- 2018-2021: Leverhulme Early Career Fellow, University of Warwick
- 2013-2018: PhD, Wolfson College, University of Cambridge
- 2012-2013: MPhil, Wolfson College, University of Cambridge
- 2008-2012: BA, McGill University
I am a historian of the eighteenth- and nineteenth-century British empire, with a particular focus on the East India Company. During this age of revolutions, amidst the turmoil of global war, a trading corporation known as the East India Company established varying degrees of control over large swathes of the Indian subcontinent through treaty-making and military conquest. Against the backdrop of these seismic developments, my research focuses on the relationship between individual lives and historical change, exposing the complex reasons why individuals engaged in complicity, denial, and resistance when faced with emerging systems of domination.
In contrast to the overwhelming focus on direct rule within the historiography of the East India Company, my PhD dissertation refocused attention on the many Indian kingdoms which, though nominally independent, became bound to the Company between 1798 and 1818 by unequal alliances whereby their sovereignty was circumscribed. Rather than treating indirect rule as a pragmatic solution to the burden of direct rule, this thesis illustrated how different forms of imperial influence were conceptualized and debated within the Company; how these ideas were imperfectly translated into practice; and how Indians resisted, exploited, or abetted the EIC's presence. This research is currently being revised as a monograph.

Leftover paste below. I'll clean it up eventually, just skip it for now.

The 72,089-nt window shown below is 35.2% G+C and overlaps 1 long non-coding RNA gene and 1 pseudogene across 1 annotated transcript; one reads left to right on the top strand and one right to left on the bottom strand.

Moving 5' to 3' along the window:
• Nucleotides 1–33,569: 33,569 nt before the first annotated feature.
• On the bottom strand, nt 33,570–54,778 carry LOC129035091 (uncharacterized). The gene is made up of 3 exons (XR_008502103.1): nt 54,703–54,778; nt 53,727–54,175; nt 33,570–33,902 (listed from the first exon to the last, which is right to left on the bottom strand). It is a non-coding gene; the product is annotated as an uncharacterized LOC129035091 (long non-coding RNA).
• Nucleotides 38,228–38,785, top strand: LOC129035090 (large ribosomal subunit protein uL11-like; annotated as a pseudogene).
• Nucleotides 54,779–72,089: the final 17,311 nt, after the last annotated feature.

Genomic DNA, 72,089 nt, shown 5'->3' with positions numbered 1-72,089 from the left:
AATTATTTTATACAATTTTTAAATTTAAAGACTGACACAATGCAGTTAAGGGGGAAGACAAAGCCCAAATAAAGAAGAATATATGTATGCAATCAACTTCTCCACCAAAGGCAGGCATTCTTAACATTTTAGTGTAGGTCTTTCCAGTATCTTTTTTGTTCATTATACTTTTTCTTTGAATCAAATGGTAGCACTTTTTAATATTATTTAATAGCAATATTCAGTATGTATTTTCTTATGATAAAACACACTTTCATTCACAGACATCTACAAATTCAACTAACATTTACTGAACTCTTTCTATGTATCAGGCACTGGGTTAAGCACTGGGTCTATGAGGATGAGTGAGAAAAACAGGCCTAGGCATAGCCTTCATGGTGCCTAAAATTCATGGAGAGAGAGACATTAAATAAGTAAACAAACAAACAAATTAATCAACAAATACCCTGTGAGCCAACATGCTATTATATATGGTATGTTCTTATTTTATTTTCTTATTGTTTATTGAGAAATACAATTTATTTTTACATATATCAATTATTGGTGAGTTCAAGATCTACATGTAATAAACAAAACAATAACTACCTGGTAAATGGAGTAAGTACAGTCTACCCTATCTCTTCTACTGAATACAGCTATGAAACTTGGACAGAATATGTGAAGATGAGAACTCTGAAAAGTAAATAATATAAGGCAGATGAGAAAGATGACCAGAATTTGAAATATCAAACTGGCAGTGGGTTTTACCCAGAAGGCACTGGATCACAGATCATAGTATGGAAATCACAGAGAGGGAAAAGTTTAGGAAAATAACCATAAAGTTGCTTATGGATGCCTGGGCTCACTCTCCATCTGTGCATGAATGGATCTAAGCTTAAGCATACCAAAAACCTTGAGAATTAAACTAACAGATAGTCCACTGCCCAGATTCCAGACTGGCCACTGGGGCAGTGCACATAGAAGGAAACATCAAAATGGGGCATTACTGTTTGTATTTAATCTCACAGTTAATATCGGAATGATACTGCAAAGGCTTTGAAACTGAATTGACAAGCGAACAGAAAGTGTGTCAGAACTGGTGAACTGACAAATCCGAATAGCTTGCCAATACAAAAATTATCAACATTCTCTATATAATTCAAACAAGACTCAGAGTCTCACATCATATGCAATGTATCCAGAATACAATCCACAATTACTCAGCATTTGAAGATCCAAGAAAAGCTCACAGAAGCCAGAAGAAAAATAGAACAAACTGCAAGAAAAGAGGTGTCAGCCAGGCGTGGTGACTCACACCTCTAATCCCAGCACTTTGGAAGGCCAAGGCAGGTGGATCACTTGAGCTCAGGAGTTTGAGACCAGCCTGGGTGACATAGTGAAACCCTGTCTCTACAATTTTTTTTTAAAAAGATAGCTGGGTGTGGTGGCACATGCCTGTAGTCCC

My current, Leverhulme-funded project, Secrecy and Transparency in the East India Company 1784-1834, analyses disputes surrounding the dissemination of information about the East India Company's overseas activities. Previously, historians tried to gauge popular attitudes to imperial expansion by analysing representations of empire in Britain, particularly in the press. This project focuses instead on the executive powers, ideological frameworks, and individual acts of dissent which determined what kind of information about empire was released into the public domain in the first place.
Callie Wilkinson, ‘Weak Ties in a Tangled Web? Relationships between the Political Residents of the
English East India Company and their Munshis, 1798-1818’, Modern Asian Studies 53, no. 5
Callie Wilkinson, ‘The East India College Debate and the Fashioning of Imperial Officials, 1806-
1857’, The Historical Journal 60, no. 4 (2017).
Callie Wilkinson, ‘Script, Print, and the Public/Private Divide: Sir David Ochterlony’s Dying Words’,
in Pen and Print: Communication in the Enlightenment, eds. Caroline Archer and Malcolm
Dick (Liverpool: Liverpool University Press, 2019).
Callie Wilkinson, ‘The History of Violence and the British Empire in India’, Revue d’histoire du XIXe siècle 56, no. 1 (2018).